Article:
“Aaron Harvey first heard of UC Berkeley when he saw a TV promotion for the school as he sat in jail, facing conspiracy charges stemming from nine San Diego gang-related shootings.
He didn’t even know that UC Berkeley and “Cal,” a title he knew through sports, were the same school when he saw the TV spot seven years ago. But the promo seduced the young man, whose freedom and future were in jeopardy.
He maintained he was innocent of the charges, but he was still facing 56 years to life in prison.
“From day one, I was like, ‘I am going to Berkeley,’” Harvey said. “I think I was just telling myself that to give myself something to look forward to when you are sitting in such a dark place.”
First, he had to fight the sweeping gang murder conspiracy case targeting 33 people in two southeastern San Diego neighborhoods, including his native Lincoln Park. The fight would rally the community, make headlines and clap back at prosecutors who used an untested law that critics blasted as nothing more than guilt by association.
After several months of courtroom battles, a judge dropped the charges. Harvey was freed. Now, the 33-year-old has earned a political science degree from UC Berkeley. He graduated in May.
And along the way, he said last week, he became “an accidental activist.”
In July 2014, a swarm of police arrested him near his apartment in Las Vegas, where he’d moved two years earlier and had been attending real estate school. Suddenly, he was charged in connection with a yearlong series of gang shootings that had happened through much of 2013 and into 2014 in San Diego.
He and the other defendants were charged under a gang conspiracy law: Penal Code 182.5. It was the first time the law was being used in San Diego and possibly in California. Prosecutors argued that under the law, any documented member of a gang could be held liable for its criminal actions.
There were two cases: one charging 15 alleged members of a Lincoln Park gang in nine shootings, the other charging 18 alleged members of a Southcrest-area gang with 16 shootings, four of them fatal.
Some of the defendants were accused of firing the shots or playing a role during or afterward. Some, like Harvey, were accused because they’d been documented as gang members. The evidence purportedly tying them to the gang’s activities included posts on social media or photos and rap lyrics they’d written, which prosecutors argued promoted violence and bolstered gang status during the wave of shootings.
‘Thank God we fought it’
The arrest and the charges floored Harvey. He was 26 years old. It was the first time he learned that he’d been documented as a member of a gang in his Lincoln Park neighborhood when he was 17. It had happened during stop-and-frisks by San Diego police. He doesn’t know which stops. They were common.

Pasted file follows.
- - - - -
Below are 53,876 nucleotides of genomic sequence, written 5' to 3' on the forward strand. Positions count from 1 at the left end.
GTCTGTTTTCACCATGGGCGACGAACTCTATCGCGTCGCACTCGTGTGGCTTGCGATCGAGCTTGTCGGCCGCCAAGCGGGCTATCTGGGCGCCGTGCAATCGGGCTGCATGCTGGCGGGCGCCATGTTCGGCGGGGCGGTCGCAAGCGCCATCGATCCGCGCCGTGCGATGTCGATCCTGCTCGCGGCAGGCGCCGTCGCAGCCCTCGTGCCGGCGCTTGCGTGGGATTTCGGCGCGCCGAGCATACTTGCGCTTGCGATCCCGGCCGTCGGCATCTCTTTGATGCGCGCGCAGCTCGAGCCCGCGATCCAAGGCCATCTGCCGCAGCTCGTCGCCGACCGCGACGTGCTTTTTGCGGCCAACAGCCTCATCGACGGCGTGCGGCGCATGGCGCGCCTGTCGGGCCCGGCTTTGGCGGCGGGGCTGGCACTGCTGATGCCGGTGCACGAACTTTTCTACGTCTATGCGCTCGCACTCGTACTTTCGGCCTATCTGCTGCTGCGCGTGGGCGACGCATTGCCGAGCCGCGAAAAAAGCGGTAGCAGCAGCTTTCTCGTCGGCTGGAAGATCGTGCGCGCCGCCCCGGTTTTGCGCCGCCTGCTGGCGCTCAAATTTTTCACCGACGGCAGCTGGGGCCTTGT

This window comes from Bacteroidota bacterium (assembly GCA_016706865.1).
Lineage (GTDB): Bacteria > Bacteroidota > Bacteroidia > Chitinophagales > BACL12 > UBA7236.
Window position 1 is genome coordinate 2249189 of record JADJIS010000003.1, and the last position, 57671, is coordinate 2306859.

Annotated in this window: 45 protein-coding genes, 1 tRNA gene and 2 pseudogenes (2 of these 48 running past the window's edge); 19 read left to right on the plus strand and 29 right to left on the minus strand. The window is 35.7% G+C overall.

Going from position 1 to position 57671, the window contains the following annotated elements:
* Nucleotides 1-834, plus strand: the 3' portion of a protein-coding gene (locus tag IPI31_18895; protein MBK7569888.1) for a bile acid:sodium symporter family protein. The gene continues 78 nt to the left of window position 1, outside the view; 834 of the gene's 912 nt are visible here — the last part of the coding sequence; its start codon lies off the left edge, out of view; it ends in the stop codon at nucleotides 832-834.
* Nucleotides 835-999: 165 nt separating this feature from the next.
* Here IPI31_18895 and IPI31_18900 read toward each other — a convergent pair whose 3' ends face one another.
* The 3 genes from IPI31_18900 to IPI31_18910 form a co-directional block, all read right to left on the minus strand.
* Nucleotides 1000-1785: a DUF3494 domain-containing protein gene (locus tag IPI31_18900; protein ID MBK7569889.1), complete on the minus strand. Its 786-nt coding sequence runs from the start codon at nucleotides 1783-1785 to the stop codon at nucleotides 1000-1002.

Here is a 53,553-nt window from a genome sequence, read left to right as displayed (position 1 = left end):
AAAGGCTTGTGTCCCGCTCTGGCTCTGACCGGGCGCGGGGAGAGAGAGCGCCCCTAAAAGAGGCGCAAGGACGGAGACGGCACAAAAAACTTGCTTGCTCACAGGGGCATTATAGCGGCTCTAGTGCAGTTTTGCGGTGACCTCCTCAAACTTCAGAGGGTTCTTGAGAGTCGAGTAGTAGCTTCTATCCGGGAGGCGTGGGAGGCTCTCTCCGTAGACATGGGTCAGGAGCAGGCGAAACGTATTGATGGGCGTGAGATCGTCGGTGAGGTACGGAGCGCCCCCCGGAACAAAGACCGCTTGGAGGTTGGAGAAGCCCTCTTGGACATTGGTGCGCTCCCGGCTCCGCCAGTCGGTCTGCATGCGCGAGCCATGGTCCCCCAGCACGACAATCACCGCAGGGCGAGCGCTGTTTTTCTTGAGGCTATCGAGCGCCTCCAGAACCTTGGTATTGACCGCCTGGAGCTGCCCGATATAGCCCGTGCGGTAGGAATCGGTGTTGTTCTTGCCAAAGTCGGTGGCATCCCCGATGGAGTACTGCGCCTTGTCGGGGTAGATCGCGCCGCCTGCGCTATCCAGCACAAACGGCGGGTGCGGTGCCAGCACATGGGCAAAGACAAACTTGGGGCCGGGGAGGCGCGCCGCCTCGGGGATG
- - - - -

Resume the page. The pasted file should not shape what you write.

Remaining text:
Harvey was not accused of shooting anyone. He was not accused of being present at any of the shootings, or of helping to make them happen.
Eventually, most of the accused pleaded guilty to lesser charges, deals that came with shorter prison sentences. Harvey and a second man, rapper Brandon “Tiny Doo” Duncan, held out.
“Everybody signed [a plea deal] — and rightfully so,” Harvey said. “We were the not-so-smart ones for not signing. … When you are looking at life in prison, the smart thing to do would be to sign a deal, or you are gonna do life. But thank God we fought it.”
After hearings to review the evidence, Superior Court judges disagreed with how prosecutors had applied the law. In 2015, Judge Louis Hanoian found no evidence to support the charges against Duncan and Harvey, and dismissed their cases.
News of local prosecutors’ use of the controversial law brought national attention and staunch local pushback. Then-Dist. Atty. Bonnie Dumanis said later she would not bring charges under Penal Code 182.5 again.
In a 2017 interview with the San Diego Union-Tribune, as Dumanis stepped down from her 14-year stint in office, she said she’d been surprised at and frustrated by the criticism until she took a hard look at Black history.
“The history of African Americans has an impact on everything,” Dumanis said at the time. “No matter how supportive white America is, unless you have walked in those shoes, you don’t understand it. And the only way to change that is to check yourself and your implicit biases or ask for people to check you when you’re doing it.
“Because when we think we are doing something positive, like filing this case to get the people who are murdering innocent people, people within the African American community, I have done something inadvertently that [some people] view as wrong,” she said…..